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  11. The point of the mock families in their fake communities was that they wanted to know what they were looking at should one of those bombs go off in their own communities, I guess.

    It is history. That's why some people aren't scared of it. The possibility hasn't gone away, though, and neither should our respect. I suppose a horrible ordeal and likely death by contracting the ebola virus isn't scary if you think it isn't likely to happen to you, either, but proximity changes matters.

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  12. Footage of nuclear test blasting set to 1812 Overture, inclusive of mannequins at YouTube.

    http://www.youtube.com/watch?v=Fo48YpNOesQ

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  13. Early residents of the Uncanny Valley.

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  14. I'm 51, so I grew up in th 60's as well. I remember seeing this film in grade school, "Duck and Cover". Hysterical and creepy at the same time: http://www.youtube.com/watch?v=IKqXu-5jw60

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  15. What an intriguing picture. I'm wondering what they are saying to each other (yes I know they are dolls). Nice day for a walk? Did you remember to insure the house?

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  16. I came in in the 30s and have lived through nothing but war my whole life. During the 50s and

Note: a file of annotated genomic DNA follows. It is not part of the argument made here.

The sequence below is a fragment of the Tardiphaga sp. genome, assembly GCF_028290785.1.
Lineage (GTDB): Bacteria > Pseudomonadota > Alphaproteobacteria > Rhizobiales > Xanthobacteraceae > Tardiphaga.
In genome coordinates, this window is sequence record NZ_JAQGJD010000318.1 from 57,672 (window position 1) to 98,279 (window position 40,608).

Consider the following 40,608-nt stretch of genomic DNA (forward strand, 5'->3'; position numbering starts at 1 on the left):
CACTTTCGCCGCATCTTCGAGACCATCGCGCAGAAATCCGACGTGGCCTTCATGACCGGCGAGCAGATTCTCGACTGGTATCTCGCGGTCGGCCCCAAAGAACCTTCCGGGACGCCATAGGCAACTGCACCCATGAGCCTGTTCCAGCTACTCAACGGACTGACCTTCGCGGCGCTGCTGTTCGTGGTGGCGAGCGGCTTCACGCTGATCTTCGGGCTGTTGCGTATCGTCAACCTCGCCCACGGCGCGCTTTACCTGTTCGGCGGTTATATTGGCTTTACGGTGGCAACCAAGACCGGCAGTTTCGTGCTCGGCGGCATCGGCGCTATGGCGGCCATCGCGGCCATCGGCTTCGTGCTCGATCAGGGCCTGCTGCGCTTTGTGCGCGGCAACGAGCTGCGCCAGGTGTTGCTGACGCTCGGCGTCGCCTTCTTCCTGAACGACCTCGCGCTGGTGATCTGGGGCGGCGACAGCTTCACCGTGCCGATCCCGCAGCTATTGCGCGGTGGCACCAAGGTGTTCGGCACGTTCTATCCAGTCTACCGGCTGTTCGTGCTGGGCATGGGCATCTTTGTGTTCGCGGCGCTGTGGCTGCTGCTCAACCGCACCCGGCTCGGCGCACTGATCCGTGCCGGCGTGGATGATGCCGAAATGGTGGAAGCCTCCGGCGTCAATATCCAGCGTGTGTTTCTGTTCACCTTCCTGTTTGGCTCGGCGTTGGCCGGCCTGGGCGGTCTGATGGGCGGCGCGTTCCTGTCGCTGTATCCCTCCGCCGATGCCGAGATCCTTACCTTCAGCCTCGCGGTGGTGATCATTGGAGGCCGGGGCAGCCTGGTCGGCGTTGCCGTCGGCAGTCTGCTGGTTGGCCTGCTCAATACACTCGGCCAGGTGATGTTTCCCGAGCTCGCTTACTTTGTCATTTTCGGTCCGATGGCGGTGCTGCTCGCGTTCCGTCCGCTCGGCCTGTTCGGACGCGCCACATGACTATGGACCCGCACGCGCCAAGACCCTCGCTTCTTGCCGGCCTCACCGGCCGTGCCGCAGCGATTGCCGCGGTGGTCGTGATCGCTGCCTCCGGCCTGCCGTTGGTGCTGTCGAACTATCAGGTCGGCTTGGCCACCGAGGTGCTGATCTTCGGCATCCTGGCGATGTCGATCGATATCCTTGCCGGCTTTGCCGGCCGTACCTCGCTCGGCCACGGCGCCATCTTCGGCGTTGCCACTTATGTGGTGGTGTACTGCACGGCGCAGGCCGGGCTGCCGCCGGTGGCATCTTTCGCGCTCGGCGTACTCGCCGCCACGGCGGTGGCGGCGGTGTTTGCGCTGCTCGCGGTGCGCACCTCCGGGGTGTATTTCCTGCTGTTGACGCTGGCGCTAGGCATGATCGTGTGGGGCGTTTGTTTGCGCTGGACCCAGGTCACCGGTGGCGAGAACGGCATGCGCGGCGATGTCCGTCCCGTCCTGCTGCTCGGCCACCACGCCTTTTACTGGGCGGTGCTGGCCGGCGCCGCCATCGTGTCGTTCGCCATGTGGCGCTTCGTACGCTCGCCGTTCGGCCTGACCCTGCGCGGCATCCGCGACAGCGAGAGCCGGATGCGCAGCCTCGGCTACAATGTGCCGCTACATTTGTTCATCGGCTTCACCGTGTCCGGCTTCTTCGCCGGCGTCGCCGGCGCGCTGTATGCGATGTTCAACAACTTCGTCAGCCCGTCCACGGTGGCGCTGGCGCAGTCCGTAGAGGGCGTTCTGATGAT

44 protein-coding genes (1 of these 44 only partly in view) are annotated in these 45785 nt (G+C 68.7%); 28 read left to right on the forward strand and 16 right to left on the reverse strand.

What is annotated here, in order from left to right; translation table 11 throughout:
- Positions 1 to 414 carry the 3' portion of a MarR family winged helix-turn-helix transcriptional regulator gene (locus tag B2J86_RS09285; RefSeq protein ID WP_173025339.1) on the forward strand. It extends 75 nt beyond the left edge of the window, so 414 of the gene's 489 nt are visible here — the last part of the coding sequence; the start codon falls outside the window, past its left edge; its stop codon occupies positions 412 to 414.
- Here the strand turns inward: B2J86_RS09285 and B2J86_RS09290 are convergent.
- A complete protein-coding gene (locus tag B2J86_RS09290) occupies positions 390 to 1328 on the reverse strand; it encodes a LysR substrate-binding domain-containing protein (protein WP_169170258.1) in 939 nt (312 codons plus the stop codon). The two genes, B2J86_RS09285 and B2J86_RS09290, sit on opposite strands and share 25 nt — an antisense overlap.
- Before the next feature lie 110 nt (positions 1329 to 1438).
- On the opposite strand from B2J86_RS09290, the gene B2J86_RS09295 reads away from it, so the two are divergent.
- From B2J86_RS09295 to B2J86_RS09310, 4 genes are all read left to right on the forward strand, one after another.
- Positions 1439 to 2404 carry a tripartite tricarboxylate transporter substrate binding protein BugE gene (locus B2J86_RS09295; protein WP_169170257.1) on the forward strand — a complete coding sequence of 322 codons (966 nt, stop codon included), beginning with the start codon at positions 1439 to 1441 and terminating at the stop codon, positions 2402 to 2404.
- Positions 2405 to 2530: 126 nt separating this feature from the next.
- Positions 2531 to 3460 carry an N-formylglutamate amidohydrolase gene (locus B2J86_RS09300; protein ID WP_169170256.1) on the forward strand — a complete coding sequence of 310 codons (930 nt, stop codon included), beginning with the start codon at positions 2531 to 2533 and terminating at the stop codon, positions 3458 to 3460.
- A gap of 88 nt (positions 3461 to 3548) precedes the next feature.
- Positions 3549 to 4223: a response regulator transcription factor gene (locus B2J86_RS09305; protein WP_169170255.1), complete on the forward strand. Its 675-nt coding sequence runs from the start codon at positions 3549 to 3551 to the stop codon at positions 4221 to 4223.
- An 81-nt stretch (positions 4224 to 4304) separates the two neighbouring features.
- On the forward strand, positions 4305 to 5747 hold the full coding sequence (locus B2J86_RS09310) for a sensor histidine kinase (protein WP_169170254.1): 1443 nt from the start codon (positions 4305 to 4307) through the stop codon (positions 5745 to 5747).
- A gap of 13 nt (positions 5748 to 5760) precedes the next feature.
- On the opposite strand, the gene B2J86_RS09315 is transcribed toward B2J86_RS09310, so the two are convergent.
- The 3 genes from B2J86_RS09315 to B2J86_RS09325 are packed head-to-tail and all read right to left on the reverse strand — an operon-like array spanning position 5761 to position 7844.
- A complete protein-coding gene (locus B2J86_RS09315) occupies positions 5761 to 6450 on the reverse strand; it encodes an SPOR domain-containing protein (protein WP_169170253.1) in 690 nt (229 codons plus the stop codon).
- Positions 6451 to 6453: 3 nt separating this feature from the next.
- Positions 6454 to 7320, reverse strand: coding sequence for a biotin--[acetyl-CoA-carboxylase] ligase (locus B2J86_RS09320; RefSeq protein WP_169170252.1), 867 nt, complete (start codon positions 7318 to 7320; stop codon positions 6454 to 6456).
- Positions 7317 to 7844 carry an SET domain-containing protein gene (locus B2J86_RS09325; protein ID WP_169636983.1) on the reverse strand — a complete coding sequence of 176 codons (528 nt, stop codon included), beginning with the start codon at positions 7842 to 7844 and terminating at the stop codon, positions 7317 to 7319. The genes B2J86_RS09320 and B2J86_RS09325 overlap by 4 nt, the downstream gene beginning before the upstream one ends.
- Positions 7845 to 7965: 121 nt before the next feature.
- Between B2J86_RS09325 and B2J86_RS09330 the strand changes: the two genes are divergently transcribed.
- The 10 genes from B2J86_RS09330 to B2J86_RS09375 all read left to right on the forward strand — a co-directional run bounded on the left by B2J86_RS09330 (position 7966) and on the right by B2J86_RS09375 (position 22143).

60s and 70s I would look at my children and try not to think about what if. It would get too much at times and I was not very nice. We tried to let them live life to the fullest because we could see no tomorrow. It was live for today for tomorrow we die. Thank goodness they have turned out mostly OK, but this generation also produced the ME FIRST generation of politicians that are destroying this countary. They will sell out their familys and country to the highest bidder and have absoutly no thought of right or wrong.

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  17. My Dad was born in the mid 20's. Grew up in the Depression in NYC. He served in WW2 Pacific theater of operations, infantry. Yet he never considered himself a victim. His recollections of the past are rather upbeat. He and my Mom (still married) instilled in me a strong sense of right and wrong. It's sad to see his waining years are troubled as he says (rightly so) that our nation and society has lost it's way. I think he misses most the optimism and pride we used to have. I know I do.

    John

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  18. I'm siding with the creepy camp. There's something about manequins especially when they're posed in normal life situations, that I find unsettling.

    There's a mining museum in Butte, Montana with a hospital for one of the exhibits. Those are some creepy manequins. One of them is missing an arm. Great set for a horror movie.

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  19. Based on the photos in Rebecca's link, I would say the place to be when the big one drops is in the corner of the living room. That one fellow hardly budged while the poor girl sitting by the window was cut off at the hips, and the others are simply gone altogether!